America’s unions flexed their political muscle during the campaign season augmenting labor’s vaunted ground campaign with social media through new technology and expanding their volunteer base with groups once considered outside society’s mainstream. The AFL-CIO introduced new on-line technology called “Repurpose” which allows volunteers to earn points for their activism which can be “redeemed” to trigger spending by the labor’s Super PAC, called “Workers Voice.” Meanwhile, Pride@Work, the Lesbian, Gay, Bisexual, and Transgender affiliate of the AFL-CIO, themed their annual conference in September “Boots on the Ground” to emphasize their commitment to engage in the 2012 elections. The U.S. election is scheduled for November 6, although early voting in several states has already begun.

The Tunisian Industry, Trade and Handicrafts Union (UTICA) “firmly” condemned acts of violence perpetrated against the U.S. diplomatic mission to Tunisia last month after hundreds of protestors attacked the U.S. Embassy in Tunis and stormed the grounds September 14. Violent clashes between the security forces and the mob resulted in four deaths and 50 persons wounded. “These acts of violence perpetrated against public and private properties and foreign residents in Tunisia are unacceptable and will harm Tunisia’s image,” said UTICA in a statement. “The Union advocates the freedom of expression and respects peaceful protest staged under the law, but condemns all form of violence as a means of protest,” UTICA asserted. The union also denounced the attack on Islam and Prophet Muhammad following the release on-line of trailers of the anti-Islam film “The Innocence of Muslims.”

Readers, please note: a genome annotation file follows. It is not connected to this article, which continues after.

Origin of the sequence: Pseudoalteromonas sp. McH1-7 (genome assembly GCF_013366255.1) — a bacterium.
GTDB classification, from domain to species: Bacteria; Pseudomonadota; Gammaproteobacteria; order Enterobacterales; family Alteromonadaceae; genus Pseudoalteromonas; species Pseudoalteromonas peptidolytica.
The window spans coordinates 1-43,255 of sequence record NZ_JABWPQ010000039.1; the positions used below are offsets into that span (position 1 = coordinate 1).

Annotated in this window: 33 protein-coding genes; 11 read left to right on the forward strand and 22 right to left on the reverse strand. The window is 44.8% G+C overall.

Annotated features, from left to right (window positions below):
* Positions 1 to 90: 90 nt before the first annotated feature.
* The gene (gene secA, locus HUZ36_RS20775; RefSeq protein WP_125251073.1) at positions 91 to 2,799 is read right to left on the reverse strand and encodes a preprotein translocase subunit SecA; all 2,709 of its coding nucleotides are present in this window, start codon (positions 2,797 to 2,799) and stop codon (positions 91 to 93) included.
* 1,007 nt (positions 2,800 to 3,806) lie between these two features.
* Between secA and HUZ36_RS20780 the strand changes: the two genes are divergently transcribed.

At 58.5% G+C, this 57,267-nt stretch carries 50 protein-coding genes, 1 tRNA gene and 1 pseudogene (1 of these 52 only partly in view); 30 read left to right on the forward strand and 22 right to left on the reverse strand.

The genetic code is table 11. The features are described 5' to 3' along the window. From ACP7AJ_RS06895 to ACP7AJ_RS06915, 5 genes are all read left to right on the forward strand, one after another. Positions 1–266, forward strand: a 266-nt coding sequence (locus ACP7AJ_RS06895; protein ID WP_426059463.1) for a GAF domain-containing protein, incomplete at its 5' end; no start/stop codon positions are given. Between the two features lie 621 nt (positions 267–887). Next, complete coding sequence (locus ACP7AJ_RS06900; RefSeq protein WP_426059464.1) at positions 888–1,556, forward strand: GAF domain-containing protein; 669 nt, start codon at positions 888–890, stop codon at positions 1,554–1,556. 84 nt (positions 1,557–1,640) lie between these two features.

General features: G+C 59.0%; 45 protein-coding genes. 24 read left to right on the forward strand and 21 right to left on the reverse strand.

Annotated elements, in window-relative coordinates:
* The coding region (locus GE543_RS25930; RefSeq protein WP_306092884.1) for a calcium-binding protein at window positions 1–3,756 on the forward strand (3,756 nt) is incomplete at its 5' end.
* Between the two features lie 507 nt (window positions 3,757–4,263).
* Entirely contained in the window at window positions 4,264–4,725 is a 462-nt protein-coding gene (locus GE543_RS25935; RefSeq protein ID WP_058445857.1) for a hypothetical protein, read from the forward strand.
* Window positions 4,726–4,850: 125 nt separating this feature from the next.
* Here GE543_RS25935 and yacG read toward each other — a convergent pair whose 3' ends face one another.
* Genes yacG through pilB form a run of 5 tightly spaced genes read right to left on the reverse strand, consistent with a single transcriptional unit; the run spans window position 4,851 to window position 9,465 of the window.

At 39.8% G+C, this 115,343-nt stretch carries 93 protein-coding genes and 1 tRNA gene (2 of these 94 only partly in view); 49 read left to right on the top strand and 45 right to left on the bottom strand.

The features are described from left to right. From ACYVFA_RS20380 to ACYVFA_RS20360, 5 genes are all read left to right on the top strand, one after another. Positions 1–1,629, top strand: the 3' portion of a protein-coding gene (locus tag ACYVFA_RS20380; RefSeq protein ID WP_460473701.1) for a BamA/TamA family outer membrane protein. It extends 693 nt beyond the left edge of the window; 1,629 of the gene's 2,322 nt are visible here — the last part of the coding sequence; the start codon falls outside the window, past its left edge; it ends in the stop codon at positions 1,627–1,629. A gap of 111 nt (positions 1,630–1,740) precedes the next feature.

Tens of thousands of workers, young people, unemployed and retirees took part in demonstrations last month in major cities of Portugal and Spain in response to severe austerity policies. Dock workers also staged strikes in Portugal, where the biggest protests took place. They oppose changes in work rules that threaten jobs. The Portuguese economy was projected to shrink by 3 per cent this year and the official jobless rate is nearly 16 per cent. In Madrid, protesters marched on the parliament building chanting “Fire them, fire them,” in reference to Spain’s right-wing government of Prime Minister Mariano Rajoy. But police sealed off access to the building. Rajoy’s government recently presented a 2013 austerity budget that will cut overall spending by €40 billion, freeze public employees’ salaries and reduce unemployment benefits.

Huge protest against austerity in Portugal